Cancer can wreak havoc on patients’ physical, emotional, mental, and spiritual health. While traditional treatments address the physical impacts of cancer, incorporating integrative therapy complements those treatments to address the patient as a whole person.
Patients look to different types of integrative therapy to:
- Help manage stress
- Reduce physical pain or symptoms of cancer
- Decrease physical side effects of the cancer treatment
- Improve overall mood and outlook on life
- Support their immune system
- Improve stamina and reduce fatigue and weakness
- Feel more involved in their care and healing
- Support their overall sense of well-being
The National Center for Complementary and Alternative Medicine divides complementary cancer care into five domains:
- Biologically based practices, which include the use of herbs, supplements, and foods
- Mind-body medicine, such as support groups, prayer, and meditation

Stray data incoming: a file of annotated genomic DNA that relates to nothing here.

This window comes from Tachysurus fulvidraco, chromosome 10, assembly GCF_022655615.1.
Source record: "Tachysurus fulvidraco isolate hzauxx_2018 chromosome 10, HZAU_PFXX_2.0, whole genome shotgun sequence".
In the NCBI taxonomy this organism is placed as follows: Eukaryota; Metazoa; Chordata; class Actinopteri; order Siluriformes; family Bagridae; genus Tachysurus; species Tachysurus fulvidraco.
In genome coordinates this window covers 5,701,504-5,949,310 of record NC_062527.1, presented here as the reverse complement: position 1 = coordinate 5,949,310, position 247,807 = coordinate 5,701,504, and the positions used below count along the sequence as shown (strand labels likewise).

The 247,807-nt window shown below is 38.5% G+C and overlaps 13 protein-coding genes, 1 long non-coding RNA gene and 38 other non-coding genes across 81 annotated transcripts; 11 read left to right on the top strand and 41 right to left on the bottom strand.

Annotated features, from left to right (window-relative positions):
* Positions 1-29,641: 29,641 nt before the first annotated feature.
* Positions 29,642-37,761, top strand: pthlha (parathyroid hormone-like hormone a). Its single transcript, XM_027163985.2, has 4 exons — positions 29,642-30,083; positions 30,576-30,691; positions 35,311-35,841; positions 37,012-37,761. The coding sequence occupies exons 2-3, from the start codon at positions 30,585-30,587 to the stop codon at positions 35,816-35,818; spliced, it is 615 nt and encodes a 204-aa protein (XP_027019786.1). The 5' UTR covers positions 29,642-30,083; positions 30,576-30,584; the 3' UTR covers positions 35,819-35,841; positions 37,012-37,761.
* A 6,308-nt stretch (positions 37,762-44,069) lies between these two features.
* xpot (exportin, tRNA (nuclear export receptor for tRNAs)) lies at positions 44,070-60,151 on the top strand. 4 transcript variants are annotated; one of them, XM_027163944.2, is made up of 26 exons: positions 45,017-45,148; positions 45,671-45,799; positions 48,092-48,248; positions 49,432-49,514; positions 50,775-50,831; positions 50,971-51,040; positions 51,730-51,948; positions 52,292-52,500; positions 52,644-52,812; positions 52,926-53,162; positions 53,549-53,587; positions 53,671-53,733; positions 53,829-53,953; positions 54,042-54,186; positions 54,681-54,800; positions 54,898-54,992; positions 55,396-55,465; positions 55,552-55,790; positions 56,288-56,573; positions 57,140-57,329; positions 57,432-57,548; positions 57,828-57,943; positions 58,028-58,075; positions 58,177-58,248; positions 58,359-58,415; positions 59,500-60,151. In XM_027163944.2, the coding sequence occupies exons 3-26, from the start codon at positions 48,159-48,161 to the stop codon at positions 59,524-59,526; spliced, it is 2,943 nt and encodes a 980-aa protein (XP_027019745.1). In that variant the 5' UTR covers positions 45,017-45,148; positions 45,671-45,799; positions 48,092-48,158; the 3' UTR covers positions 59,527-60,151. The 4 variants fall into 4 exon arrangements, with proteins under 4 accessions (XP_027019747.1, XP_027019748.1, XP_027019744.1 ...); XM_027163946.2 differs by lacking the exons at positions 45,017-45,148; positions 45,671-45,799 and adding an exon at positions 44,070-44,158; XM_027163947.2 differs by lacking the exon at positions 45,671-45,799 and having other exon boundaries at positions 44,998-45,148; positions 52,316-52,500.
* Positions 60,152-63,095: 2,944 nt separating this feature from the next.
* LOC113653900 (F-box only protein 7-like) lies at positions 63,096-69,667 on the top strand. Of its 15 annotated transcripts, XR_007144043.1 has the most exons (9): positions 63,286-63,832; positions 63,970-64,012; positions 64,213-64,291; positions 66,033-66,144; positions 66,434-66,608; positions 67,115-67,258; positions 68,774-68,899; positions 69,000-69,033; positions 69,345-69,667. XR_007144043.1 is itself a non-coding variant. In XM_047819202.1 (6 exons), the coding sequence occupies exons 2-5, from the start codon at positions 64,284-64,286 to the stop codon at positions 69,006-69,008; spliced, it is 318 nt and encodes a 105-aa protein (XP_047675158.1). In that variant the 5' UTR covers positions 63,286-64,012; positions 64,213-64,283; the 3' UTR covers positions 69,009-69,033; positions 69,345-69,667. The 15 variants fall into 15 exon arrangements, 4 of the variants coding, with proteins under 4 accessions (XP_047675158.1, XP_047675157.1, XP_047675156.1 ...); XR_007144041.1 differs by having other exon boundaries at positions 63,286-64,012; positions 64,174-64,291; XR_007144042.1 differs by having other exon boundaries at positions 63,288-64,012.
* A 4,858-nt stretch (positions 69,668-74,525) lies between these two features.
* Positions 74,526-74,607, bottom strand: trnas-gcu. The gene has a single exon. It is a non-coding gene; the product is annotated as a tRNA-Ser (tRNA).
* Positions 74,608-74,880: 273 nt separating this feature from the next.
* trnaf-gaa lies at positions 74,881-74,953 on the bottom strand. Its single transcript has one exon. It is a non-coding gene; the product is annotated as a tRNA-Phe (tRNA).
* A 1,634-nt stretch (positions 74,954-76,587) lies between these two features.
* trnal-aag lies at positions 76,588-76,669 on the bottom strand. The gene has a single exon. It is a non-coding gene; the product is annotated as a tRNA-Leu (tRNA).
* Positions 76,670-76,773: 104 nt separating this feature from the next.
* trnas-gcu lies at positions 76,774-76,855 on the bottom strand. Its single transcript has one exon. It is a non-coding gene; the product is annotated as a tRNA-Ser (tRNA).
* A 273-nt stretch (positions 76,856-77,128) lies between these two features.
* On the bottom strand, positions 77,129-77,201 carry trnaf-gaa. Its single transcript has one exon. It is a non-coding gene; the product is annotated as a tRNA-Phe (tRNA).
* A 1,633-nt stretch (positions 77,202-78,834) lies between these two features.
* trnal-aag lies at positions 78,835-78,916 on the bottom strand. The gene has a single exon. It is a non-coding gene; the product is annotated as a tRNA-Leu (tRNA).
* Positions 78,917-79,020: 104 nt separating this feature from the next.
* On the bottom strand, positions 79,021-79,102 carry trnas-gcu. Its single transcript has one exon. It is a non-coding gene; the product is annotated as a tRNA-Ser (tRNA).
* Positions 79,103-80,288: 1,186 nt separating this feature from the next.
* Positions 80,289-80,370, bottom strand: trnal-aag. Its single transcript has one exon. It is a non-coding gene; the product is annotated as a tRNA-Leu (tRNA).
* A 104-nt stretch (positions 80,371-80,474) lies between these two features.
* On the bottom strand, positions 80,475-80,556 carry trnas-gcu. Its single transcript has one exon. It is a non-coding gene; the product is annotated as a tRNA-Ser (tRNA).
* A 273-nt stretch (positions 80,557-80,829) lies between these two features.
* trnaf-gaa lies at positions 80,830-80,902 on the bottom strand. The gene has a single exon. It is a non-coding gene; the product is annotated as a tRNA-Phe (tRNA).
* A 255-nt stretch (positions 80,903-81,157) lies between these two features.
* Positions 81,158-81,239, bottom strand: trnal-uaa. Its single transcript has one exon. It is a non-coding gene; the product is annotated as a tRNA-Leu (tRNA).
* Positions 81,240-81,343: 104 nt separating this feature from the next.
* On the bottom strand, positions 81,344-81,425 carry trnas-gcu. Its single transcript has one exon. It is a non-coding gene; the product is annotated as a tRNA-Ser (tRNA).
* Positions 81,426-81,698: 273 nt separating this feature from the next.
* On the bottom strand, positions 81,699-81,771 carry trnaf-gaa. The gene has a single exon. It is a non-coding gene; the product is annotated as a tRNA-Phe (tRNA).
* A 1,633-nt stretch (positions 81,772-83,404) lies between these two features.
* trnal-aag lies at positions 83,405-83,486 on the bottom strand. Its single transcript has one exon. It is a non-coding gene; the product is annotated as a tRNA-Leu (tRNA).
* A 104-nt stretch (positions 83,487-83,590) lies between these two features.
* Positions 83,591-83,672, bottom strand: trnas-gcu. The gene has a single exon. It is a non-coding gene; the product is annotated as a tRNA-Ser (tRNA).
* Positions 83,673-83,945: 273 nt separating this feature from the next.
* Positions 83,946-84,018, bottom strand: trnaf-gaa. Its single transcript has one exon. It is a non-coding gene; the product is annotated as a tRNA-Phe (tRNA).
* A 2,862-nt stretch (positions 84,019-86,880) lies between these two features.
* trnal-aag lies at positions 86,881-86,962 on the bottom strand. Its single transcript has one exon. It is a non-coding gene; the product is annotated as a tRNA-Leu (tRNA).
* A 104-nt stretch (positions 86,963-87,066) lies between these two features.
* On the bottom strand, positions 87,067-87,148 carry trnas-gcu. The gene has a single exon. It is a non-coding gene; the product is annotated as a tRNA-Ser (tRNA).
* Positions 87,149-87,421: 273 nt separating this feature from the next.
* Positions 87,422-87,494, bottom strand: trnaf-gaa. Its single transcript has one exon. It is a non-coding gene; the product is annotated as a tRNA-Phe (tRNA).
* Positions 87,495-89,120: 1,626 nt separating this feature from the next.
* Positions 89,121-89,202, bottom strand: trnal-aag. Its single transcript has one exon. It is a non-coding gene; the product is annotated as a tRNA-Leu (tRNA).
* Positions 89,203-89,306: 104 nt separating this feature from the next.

- Manipulative and body-based approaches, including massage, chiropractic, and yoga
- Energy medicine, such as qigong, Reiki, and acupuncture
- Whole or alternative medical systems, which are complete systems of theory and practice, such as Ayurvedic medicine, homeopathy, naturopathy, and traditional Chinese medicine
These five domains cover a wide range of therapies. Encourage patients interested in adding integrative therapies to their treatment plan to discuss options with their physician. Depending on your patient’s or the physician’s experience with integrative care, responsibility may fall to the patient to seek out qualified practitioners who offer the desired therapies and have experience working with cancer patients.
Here is a sampling of the various therapies available.